I wasn’t trying to do anything but have fun with my final series of four races over the last five weeks. I was disappointed in myself after IM 70.3 Worlds. Not really because of how I finished, but because of my attitude. Somewhere on that course I lost the fire and the fun, and focused on the hurt and futility. That is not how I want to live my life, and it’s not how I want to race. Unable to end with that taste in my mouth, I was really looking forward to getting my groove back.
Coach G and I arranged my training schedule in these last 5 weeks to allow for free time, rejuvenation, hanging with my man friend, and short, high intensity training. Each week capped at 9-10 hours, including races. I smelled some roses, drank some beer, ate lots of dessert, sat around in PJs, and swam, ran, and biked a bit. Bliss.
And it worked! I won the amateur race at the LA Triathlon with an off-the-bike 10k PR. I went to Maryland to visit family and race in the Rev3 Half Full Triathlon, raising money for the Ullman Cancer Fund for Young Adults. The focus of the weekend was honoring my sister-in-law the best way I know how – competing fiercely, having fun, and giving it my everything. I won the race there, with a .9k swim PR. The next weekend I ran the Xterra Point Mugu 7.5 trail race with some friends, won and set a course record. I celebrated the small victories of each race and training session, focused on the positive and ignored the negative for a whole month.
Just when my body and mind were about to give up, I had one last day of fun at the LifeTime Tri in Oceanside this weekend. The morning dawned surprisingly cold and foggy. I might have expected it if I’d checked the weather, but I wasn’t really thinking that far ahead. The swim was a pretty ridiculous adventure, trying to find buoys and other swimmers through the fog. The poor lifeguards chased us down all over the harbor, trying to keep us on track. I swam with my head out of water for half the time, straining to see. I wasn’t wearing a watch, so I wasn’t even considering the time it was taking to navigate. Turns out it was 25 mins and change.
The bike course was mostly flat and fast, but we were slowed down by temps in the 40s and the fog. I just focused on keeping the legs moving. I couldn’t really feel them, and wasn’t looking at my computer. Turns out my cadence was 80rpm, about 8-9 rpms lower than usual, but power was only a little low. Maybe that’s normal for numb legs? The bike time was 1:07, a little slower than usual. I had passed two ladies on the bike and was pretty sure I dismounted in first. Then, I struggled unsnapping my helmet for almost a full minute! My fingers just refused to function.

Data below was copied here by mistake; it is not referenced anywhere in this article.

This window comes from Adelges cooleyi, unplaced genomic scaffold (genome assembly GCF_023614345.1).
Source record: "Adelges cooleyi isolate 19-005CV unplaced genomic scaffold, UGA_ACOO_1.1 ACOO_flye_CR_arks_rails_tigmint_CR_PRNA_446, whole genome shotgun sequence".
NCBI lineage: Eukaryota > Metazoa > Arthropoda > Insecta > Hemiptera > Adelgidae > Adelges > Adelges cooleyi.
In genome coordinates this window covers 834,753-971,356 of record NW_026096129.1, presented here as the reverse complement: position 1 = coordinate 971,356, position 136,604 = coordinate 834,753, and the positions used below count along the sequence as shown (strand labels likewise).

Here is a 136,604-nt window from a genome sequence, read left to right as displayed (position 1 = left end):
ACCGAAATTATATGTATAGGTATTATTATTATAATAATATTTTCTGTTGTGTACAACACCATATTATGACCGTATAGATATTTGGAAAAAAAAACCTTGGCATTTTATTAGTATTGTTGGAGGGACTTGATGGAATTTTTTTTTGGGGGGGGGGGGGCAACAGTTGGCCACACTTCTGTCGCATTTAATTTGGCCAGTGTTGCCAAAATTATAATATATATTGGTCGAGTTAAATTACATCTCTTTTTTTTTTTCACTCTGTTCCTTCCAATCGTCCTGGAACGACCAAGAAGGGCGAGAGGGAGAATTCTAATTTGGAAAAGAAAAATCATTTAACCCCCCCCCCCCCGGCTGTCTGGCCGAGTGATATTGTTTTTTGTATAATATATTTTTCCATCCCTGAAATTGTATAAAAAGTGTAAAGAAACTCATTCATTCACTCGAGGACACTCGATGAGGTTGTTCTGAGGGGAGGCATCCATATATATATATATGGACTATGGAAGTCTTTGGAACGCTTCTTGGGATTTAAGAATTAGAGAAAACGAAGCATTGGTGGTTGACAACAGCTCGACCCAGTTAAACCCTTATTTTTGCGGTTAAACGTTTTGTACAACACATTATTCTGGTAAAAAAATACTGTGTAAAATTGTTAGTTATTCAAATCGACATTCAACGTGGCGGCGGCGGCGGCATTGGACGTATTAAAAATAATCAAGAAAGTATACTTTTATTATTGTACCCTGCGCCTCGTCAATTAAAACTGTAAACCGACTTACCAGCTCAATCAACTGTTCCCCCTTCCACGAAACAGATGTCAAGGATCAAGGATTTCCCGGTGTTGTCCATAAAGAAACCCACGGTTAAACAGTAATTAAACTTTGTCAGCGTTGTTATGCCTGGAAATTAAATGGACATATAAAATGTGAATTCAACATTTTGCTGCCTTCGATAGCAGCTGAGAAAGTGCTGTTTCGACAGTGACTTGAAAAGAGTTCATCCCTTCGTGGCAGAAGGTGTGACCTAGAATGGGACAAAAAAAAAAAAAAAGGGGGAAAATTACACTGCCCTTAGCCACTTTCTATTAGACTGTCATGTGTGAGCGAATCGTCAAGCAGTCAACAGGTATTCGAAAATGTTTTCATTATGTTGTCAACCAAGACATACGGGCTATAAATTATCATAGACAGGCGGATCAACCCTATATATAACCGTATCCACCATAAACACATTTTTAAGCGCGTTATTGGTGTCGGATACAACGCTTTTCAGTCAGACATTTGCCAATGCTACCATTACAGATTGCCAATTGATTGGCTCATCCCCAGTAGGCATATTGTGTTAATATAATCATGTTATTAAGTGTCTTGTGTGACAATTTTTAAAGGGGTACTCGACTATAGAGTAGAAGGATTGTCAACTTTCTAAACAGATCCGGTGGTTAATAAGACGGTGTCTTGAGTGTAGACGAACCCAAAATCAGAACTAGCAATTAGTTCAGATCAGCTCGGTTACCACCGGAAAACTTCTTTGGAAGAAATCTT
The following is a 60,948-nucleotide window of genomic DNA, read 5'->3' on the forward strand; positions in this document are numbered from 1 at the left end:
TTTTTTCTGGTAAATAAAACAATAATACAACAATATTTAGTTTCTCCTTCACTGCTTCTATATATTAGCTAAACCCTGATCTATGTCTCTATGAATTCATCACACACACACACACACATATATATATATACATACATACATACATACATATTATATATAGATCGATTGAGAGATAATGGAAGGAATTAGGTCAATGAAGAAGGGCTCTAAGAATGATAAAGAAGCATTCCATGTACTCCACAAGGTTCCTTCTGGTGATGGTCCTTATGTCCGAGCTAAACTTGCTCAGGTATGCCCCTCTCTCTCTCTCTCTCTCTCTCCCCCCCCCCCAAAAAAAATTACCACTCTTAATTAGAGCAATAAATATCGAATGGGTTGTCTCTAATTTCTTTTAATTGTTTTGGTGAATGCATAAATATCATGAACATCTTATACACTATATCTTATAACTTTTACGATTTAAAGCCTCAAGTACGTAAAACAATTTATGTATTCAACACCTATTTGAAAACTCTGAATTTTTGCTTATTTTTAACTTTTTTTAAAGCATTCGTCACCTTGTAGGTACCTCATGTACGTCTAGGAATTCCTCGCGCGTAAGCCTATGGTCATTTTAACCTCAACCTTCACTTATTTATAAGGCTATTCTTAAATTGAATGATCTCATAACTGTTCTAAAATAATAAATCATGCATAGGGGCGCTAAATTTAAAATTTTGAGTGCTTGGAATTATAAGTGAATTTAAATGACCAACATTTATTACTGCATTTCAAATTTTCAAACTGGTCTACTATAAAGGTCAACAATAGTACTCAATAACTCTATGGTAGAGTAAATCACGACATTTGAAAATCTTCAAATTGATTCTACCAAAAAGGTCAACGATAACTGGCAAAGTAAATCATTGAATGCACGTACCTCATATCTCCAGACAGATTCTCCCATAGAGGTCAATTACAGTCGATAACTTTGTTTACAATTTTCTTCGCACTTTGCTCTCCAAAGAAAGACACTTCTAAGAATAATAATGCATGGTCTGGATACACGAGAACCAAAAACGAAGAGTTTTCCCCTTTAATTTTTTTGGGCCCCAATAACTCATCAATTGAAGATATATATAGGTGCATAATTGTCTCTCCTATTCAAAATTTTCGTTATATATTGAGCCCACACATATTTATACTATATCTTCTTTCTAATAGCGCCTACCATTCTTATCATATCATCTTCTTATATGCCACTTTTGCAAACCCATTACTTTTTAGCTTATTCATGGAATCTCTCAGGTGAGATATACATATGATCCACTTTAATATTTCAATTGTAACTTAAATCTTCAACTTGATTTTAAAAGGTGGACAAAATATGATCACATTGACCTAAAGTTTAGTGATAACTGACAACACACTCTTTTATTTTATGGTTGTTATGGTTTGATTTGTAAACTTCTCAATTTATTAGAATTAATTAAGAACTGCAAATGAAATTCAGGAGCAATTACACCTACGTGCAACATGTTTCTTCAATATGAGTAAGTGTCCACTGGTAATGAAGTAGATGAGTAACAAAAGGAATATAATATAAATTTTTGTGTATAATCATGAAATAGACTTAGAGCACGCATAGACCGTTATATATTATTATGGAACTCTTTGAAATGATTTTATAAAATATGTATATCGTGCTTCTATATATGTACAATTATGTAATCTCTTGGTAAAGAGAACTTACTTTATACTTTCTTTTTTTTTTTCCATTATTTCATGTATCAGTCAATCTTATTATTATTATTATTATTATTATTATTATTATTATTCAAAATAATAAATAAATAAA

Heading onto the run it was, of course, impossible to feel my lower legs. I wasn’t really sure what they were doing, so I tried to remember what running should look like, and do that. It wasn’t super fast, and I got passed with about 2 miles to go, but I wasn’t even bummed. It had been such a great weekend, spending time with Artie and racing, that second place felt just fine.
After the race, we celebrated the season in spectacular fashion at the Stone Brewing Company’s Pour it Black Festival. The festival featured just about every dark beer one could hope for. I tried 14 new beers and loved almost all of them. My notes are mostly illegible, but I know it was great.
Thanks to everyone on my team this year, who pushed me to work every day toward my best self. Thanks to the support of Skechers, I set new PRs on the run and can’t wait to hit new lows this winter and next year. Thanks to Gerardo and Fortius Coaching I was inspired, had training partners, and had fun training hard. Thanks also to Bonk Breakers and Pur Pak for keeping me fueled and healthy, Thanks to Moo Motion for the most excellent and comfy tri kits to train in. Thanks to Cynergy and Specialized for the bike and bike support. Thanks to Dusty and Reynolds for my new favorite wheels. Thanks to Fitamorphosis and Balanced Strength for getting me strong and resilient. Thanks to Triple C, Rachael and Artie for the unconditional love and support. And, thanks to my friends and family, and anyone who sometimes reads some of these race reports. A large support network is all anyone can ever hope to earn.